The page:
108. […] who in 2013 was diagnosed with a rare but apparently “highly curable” cancer, has for much of the past year been the subject of a nationally-covered battle over […]

  109. #110 Shank
    March 18, 2014

    @Hawk Spitui:

    “Tell me this: you state that given the prescribed treatment, the chance of the child’s recovery would be 85%. Given that your position is essentially that you should be able to overrule the parent’s authority in making treatment decisions for their child, would you also be willing to be held legally liable should you enforce your preferred form of treatment and the child dies anyway? I submit that those who demand authority are also obliged to bear responsibility – and associated consequences.”

    Tell me, I should Orac bear such legal responsibility if, instead of giving their daughter useless herbs and spices, the Hershbergers simply couldn’t be bothered to get in their buggies and take Sarah to the hospital? ‘Cos, good intentions aside, it’s the same.

  110. #111 Rob
    March 18, 2014

    Thanks for the article.

    My understanding is that the Libertarian position is that ideally the matter should be decided by a jury if mediation among parties doesn’t work. (Intersecting parental, god-parental, extended family, physician caretaker and appointed guardian rights are conditional as they’re derived of the rights of the child to fair treatment, but all deserve consideration as giving different perspectives and charged with different things the jury must consider. ) I’m not clear that anything like this jury process happened from the articles. If not, that may have been the real problem.

    The Rand comments are just wrong. For info on people using voluntary Libertarian tools on similar and other issues worldwide, please see the non-partisan Libertarian International Organization @ http://www.Libertarian-International.org

  111. #112 Narad
    March 18, 2014

    I submit that those who demand authority are also obliged to bear responsibility – and associated consequences.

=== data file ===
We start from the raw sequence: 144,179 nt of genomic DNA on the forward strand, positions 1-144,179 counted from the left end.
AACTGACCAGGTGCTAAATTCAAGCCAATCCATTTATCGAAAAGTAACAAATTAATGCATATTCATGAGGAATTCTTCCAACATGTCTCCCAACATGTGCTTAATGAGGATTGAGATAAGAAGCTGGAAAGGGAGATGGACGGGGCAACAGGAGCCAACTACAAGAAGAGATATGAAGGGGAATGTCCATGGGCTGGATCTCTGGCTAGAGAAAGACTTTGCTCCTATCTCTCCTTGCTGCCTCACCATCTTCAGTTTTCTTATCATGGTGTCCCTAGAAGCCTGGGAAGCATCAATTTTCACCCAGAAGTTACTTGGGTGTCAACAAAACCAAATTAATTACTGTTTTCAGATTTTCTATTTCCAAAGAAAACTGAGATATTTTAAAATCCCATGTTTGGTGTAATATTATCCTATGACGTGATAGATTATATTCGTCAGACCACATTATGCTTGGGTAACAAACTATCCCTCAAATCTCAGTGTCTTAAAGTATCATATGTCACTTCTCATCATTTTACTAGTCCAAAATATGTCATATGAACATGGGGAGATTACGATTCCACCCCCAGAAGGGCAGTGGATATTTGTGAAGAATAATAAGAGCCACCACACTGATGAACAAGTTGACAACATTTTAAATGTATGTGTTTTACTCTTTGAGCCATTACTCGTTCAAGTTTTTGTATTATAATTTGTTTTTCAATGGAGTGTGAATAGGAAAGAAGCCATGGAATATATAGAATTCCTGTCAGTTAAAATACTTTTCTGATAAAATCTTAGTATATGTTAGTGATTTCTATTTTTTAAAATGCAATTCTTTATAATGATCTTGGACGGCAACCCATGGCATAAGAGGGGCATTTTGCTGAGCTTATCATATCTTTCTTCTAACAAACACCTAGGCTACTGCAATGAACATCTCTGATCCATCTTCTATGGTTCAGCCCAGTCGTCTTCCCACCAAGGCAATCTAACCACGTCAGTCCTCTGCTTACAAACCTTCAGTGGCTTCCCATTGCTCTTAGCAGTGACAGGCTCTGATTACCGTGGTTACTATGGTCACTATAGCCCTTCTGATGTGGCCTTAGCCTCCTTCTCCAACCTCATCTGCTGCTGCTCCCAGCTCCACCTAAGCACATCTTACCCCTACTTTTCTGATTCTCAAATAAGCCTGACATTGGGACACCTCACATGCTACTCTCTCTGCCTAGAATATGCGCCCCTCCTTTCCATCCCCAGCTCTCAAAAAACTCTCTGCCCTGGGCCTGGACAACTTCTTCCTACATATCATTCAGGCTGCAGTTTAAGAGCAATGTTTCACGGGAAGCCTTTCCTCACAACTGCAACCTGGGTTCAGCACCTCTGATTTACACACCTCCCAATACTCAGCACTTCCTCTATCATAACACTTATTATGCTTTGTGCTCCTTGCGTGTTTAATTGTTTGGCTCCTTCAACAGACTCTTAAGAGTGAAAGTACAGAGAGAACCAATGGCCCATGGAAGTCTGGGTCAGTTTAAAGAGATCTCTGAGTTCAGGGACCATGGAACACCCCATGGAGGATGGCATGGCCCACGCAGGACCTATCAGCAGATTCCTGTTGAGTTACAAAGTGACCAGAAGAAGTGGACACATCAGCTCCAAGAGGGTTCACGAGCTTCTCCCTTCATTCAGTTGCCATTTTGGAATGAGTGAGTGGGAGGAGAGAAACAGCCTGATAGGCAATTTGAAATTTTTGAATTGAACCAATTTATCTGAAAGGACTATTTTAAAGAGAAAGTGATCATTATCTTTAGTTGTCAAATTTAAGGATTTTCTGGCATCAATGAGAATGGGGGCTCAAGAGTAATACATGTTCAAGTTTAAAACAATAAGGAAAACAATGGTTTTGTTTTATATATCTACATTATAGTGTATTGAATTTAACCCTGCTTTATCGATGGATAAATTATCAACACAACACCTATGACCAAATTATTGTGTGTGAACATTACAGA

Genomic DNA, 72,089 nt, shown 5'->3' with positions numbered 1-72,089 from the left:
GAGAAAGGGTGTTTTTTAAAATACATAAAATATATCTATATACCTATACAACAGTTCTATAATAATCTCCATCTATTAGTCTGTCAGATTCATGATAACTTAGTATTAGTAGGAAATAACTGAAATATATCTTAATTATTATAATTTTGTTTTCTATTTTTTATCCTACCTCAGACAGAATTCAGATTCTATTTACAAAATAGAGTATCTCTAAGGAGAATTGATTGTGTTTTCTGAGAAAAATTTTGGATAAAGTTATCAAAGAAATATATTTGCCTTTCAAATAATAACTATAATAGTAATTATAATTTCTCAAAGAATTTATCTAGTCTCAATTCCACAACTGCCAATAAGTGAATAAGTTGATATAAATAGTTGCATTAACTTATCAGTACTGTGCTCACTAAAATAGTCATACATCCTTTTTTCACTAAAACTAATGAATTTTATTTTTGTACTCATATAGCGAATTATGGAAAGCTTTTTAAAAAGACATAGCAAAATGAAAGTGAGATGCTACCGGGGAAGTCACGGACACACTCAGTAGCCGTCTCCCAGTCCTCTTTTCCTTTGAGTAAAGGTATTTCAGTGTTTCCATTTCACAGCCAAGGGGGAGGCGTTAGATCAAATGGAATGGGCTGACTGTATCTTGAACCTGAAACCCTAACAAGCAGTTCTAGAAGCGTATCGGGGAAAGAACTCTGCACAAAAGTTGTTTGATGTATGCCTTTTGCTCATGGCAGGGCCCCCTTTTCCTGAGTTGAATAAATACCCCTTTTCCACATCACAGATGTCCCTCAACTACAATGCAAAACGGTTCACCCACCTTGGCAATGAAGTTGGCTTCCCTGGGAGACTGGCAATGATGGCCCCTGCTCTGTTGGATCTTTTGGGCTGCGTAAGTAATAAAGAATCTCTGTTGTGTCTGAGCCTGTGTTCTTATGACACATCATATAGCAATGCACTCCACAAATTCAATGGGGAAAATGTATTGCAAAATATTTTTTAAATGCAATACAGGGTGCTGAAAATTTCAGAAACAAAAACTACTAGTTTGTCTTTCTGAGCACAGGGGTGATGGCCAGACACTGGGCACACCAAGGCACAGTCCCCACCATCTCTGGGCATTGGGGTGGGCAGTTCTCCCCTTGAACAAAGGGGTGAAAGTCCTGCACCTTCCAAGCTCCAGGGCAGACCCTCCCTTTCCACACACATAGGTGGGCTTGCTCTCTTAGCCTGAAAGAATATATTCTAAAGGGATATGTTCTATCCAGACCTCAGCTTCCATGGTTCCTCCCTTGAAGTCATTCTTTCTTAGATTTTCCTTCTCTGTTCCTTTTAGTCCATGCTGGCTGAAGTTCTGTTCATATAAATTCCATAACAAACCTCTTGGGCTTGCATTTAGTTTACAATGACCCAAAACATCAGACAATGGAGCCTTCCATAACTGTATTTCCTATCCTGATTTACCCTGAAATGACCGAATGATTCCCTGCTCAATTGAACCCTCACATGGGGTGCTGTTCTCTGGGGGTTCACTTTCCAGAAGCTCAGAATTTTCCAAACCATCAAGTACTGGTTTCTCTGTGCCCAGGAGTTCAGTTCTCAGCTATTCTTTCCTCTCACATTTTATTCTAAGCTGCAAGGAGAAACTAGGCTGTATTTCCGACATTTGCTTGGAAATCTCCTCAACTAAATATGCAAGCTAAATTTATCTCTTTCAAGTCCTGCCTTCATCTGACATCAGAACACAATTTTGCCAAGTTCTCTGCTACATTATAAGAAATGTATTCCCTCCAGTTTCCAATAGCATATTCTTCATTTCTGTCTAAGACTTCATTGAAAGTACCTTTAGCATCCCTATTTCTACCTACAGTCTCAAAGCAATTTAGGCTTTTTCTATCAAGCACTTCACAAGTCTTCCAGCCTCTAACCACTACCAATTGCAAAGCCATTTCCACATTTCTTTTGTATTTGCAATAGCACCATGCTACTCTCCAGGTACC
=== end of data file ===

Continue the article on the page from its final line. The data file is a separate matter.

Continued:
In this case, the authority resides with the state: Sarah Hershberger is a ward of the court, regardless of who the guardian is. Here the court has the legal authority to consider whether guardianship weighs so heavily in the best interests of a child as to limit parental authority because it has explicitly been granted that power by the legislature (Ohio Rev. Code § 2111), who are elected – it is not a case of common-law parens patriae.

    Who do you submit should be held liable?

  112. #113 Evan I.
    United States
    March 18, 2014

    Reason.com lol. Here are two other health related gems from the past week or so: ‘Paleo Libertarians’ and ‘Kill the FDA (Before It Kills Again!): Dallas Buyers Club’. (Sadly, these are not articles from The Onion.) Gawd, libertarianism can be so painfully dogmatic. I don’t read much Reason bc I pretty much already know the conclusion and slant of every article. ‘Cause Big Government bad and Freedom good! And I like to like learn stuff, and nuance is my fave. So the article Orac discusses: talk about trying to shove everything into a pre existing framework. Every child has the freedom to have guardians that will not risk his or her life due to misinformation. Wait, scratch that. Because the alternative involves Government and, you know, Government bad.

  113. #114 somitcw
    May 1, 2014

    Why not compare valid statistic instead of the 85 percent hogwash? In the U.S.A.:
    There are about ten people per year reported to die of using prayer instead of allopathic “medicine”. Sarah Hershberger’s parents tried allopathic “medicine” but switched to prayer and traditional medicine.
    There are over 100,000 people that die per year of FDA approved dope.
    There are even more than that that die each year of allopathic “medicine” mistakes.
    There are over 750,000 people that die each year of cancer while under allopathic “medicine” “care”.
    Neither the AMA, FDA, NIH, CDC, nor other allopathic “medicine” institutions argue the statistics.
    Should an allopathic “doctor”, a.k.a. allopathic sales droid, be the one to make the final decision or should Sarah Hershberger and her parents have the final decision?

  114. #115 Chris,
    May 1, 2014

    somitcw, citation needed.

  115. #116 squirrelelite
    May 1, 2014

    @somitcw,
    You need 4 citations for your claims.

    What statistics do the AMA, FDA, NIH and CDC not argue?